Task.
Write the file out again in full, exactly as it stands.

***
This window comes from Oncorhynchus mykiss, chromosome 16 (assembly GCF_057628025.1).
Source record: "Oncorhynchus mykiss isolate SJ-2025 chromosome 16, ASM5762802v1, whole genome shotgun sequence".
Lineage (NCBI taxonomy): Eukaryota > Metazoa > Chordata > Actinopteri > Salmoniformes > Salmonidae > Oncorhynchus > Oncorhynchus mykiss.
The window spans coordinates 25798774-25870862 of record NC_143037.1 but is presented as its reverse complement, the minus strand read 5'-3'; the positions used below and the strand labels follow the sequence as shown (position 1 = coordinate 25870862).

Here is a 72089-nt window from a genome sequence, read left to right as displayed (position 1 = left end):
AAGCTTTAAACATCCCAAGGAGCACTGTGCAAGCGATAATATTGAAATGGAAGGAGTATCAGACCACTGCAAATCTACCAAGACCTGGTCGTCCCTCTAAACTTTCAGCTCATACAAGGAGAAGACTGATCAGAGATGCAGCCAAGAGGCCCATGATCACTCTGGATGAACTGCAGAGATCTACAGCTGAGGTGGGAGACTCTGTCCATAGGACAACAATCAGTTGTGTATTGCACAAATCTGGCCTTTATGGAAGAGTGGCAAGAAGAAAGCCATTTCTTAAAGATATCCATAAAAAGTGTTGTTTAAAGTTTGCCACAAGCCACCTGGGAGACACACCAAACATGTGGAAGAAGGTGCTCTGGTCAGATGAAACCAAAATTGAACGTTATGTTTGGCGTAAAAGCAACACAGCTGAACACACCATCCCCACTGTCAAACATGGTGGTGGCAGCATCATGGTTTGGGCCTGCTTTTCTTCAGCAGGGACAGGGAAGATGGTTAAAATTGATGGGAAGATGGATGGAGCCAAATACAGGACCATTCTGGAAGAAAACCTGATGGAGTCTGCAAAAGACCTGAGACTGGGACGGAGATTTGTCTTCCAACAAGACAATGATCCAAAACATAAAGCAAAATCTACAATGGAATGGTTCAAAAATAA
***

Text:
This window comes from Oncorhynchus mykiss, chromosome 16 (assembly GCF_057628025.1).
Source record: "Oncorhynchus mykiss isolate SJ-2025 chromosome 16, ASM5762802v1, whole genome shotgun sequence".
Lineage (NCBI taxonomy): Eukaryota > Metazoa > Chordata > Actinopteri > Salmoniformes > Salmonidae > Oncorhynchus > Oncorhynchus mykiss.
The window spans coordinates 25798774-25870862 of record NC_143037.1 but is presented as its reverse complement, the minus strand read 5'-3'; the positions used below and the strand labels follow the sequence as shown (position 1 = coordinate 25870862).

Here is a 72089-nt window from a genome sequence, read left to right as displayed (position 1 = left end):
AAGCTTTAAACATCCCAAGGAGCACTGTGCAAGCGATAATATTGAAATGGAAGGAGTATCAGACCACTGCAAATCTACCAAGACCTGGTCGTCCCTCTAAACTTTCAGCTCATACAAGGAGAAGACTGATCAGAGATGCAGCCAAGAGGCCCATGATCACTCTGGATGAACTGCAGAGATCTACAGCTGAGGTGGGAGACTCTGTCCATAGGACAACAATCAGTTGTGTATTGCACAAATCTGGCCTTTATGGAAGAGTGGCAAGAAGAAAGCCATTTCTTAAAGATATCCATAAAAAGTGTTGTTTAAAGTTTGCCACAAGCCACCTGGGAGACACACCAAACATGTGGAAGAAGGTGCTCTGGTCAGATGAAACCAAAATTGAACGTTATGTTTGGCGTAAAAGCAACACAGCTGAACACACCATCCCCACTGTCAAACATGGTGGTGGCAGCATCATGGTTTGGGCCTGCTTTTCTTCAGCAGGGACAGGGAAGATGGTTAAAATTGATGGGAAGATGGATGGAGCCAAATACAGGACCATTCTGGAAGAAAACCTGATGGAGTCTGCAAAAGACCTGAGACTGGGACGGAGATTTGTCTTCCAACAAGACAATGATCCAAAACATAAAGCAAAATCTACAATGGAATGGTTCAAAAATAA